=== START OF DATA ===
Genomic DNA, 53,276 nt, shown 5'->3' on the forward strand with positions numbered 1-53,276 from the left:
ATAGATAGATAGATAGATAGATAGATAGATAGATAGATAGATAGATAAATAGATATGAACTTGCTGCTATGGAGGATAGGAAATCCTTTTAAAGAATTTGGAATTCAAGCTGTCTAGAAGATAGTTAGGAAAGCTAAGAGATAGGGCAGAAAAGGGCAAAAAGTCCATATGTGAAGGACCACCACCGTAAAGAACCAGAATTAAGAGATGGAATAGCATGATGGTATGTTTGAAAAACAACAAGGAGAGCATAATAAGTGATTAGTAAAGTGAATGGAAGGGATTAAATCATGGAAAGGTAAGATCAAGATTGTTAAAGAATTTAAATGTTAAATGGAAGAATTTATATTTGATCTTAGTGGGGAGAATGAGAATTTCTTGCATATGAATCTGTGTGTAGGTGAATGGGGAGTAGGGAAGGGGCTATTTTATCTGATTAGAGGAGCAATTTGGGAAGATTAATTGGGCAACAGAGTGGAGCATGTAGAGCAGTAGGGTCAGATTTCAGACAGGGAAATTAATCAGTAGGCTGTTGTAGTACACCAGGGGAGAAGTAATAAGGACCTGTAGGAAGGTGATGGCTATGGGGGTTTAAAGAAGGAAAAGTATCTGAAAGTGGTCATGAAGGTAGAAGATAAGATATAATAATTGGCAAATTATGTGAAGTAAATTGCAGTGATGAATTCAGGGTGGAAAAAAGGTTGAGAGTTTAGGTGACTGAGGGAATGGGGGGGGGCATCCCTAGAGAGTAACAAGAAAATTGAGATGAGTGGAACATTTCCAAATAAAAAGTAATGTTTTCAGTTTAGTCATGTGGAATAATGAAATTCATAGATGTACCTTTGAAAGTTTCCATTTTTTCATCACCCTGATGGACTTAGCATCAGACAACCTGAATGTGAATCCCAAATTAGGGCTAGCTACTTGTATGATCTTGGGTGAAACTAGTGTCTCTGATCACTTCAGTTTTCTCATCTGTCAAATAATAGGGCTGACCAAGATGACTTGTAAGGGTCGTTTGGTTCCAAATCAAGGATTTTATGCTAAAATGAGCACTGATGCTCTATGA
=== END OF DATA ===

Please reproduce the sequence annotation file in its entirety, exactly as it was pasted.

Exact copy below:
Genomic DNA, 53,276 nt, shown 5'->3' on the forward strand with positions numbered 1-53,276 from the left:
ATAGATAGATAGATAGATAGATAGATAGATAGATAGATAGATAGATAAATAGATATGAACTTGCTGCTATGGAGGATAGGAAATCCTTTTAAAGAATTTGGAATTCAAGCTGTCTAGAAGATAGTTAGGAAAGCTAAGAGATAGGGCAGAAAAGGGCAAAAAGTCCATATGTGAAGGACCACCACCGTAAAGAACCAGAATTAAGAGATGGAATAGCATGATGGTATGTTTGAAAAACAACAAGGAGAGCATAATAAGTGATTAGTAAAGTGAATGGAAGGGATTAAATCATGGAAAGGTAAGATCAAGATTGTTAAAGAATTTAAATGTTAAATGGAAGAATTTATATTTGATCTTAGTGGGGAGAATGAGAATTTCTTGCATATGAATCTGTGTGTAGGTGAATGGGGAGTAGGGAAGGGGCTATTTTATCTGATTAGAGGAGCAATTTGGGAAGATTAATTGGGCAACAGAGTGGAGCATGTAGAGCAGTAGGGTCAGATTTCAGACAGGGAAATTAATCAGTAGGCTGTTGTAGTACACCAGGGGAGAAGTAATAAGGACCTGTAGGAAGGTGATGGCTATGGGGGTTTAAAGAAGGAAAAGTATCTGAAAGTGGTCATGAAGGTAGAAGATAAGATATAATAATTGGCAAATTATGTGAAGTAAATTGCAGTGATGAATTCAGGGTGGAAAAAAGGTTGAGAGTTTAGGTGACTGAGGGAATGGGGGGGGGCATCCCTAGAGAGTAACAAGAAAATTGAGATGAGTGGAACATTTCCAAATAAAAAGTAATGTTTTCAGTTTAGTCATGTGGAATAATGAAATTCATAGATGTACCTTTGAAAGTTTCCATTTTTTCATCACCCTGATGGACTTAGCATCAGACAACCTGAATGTGAATCCCAAATTAGGGCTAGCTACTTGTATGATCTTGGGTGAAACTAGTGTCTCTGATCACTTCAGTTTTCTCATCTGTCAAATAATAGGGCTGACCAAGATGACTTGTAAGGGTCGTTTGGTTCCAAATCAAGGATTTTATGCTAAAATGAGCACTGATGCTCTATGA